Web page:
Mystery of Tutankhamun's 'missing' wife could soon be solved in new dig

Rob Waugh
Contributor

Workers at the tomb site (Picture Discovery Channel)

The ‘missing’ wife of the Ancient Egyptian pharaoh Tutankhamun might have been found in the Valley of the Kings, as archaeologists excavate a tomb which might contain her remains.

Around 100 workers are now excavating an area in the western part of Egypt’s Valley of the Kings – and a new photo shows workers at a spot which could be the entrance to the tomb.

The discovery could solve a mystery about the final fate of the boy king’s wife.

Around 100 workers are now excavating an area in the western part of Egypt’s Valley of the Kings (Getty)

Ankhesenamun was married to her half-brother Tutankhamun, who reigned from 1332 to 1327 BC – then married his successor Ay, who ruled from 1327 to 1323 BC.

Some evidence suggests that she also married her father Akhenaten and her maternal grandfather before dying at aged 26.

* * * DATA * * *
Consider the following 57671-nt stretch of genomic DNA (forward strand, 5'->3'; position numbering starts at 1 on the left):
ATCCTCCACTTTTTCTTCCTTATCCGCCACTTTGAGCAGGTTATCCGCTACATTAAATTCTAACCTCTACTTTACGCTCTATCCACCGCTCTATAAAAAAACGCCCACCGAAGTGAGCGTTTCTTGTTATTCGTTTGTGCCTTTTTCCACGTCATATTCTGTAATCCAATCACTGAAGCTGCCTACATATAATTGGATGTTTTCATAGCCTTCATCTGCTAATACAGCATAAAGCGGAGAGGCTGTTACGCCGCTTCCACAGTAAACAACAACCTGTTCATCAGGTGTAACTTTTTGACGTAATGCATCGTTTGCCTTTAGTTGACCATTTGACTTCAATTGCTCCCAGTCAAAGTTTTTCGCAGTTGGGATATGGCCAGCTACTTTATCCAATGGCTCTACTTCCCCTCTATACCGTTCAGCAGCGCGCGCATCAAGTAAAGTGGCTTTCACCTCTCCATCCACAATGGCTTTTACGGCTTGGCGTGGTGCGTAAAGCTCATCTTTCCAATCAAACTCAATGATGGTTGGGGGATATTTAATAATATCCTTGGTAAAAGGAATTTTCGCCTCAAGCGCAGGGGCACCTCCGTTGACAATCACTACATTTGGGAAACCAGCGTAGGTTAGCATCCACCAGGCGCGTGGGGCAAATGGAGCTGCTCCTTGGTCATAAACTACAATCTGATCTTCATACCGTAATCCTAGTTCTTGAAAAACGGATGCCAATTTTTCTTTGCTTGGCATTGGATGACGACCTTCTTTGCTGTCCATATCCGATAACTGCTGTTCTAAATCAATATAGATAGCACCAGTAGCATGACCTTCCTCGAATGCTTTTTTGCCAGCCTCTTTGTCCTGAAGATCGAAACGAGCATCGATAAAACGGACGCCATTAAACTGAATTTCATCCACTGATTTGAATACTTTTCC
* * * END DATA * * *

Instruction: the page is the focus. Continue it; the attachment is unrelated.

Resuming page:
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But after that, she vanished from the historical record, and archaeologists have been unsure of her fate.

A new dig is investigating areas near Ay’s tomb, led by archaeologist and former Egyptian minister for antiquities, Zahi Hawass,

Zahi Hawass, launched a dig this year, with his team saying in a statement: ‘In January 2018, Zahi Hawass launched his own excavations at the Valley of the Monkeys, a side valley in the area of the Valley of the Kings.

‘The focus of the excavations is in the area in close proximity to the tomb of Ay, Tutankhamun’s successor.

‘The radar scans in the area detected the presence of a possible entrance to a tomb at a depth of five metres (16 feet).

‘It is believed that the location of the tomb of Ankhsenamun, Tutankhamun’s widow, who married Ay after Tutankhamun’s death, is still hidden somewhere in the Valley of the Monkeys.’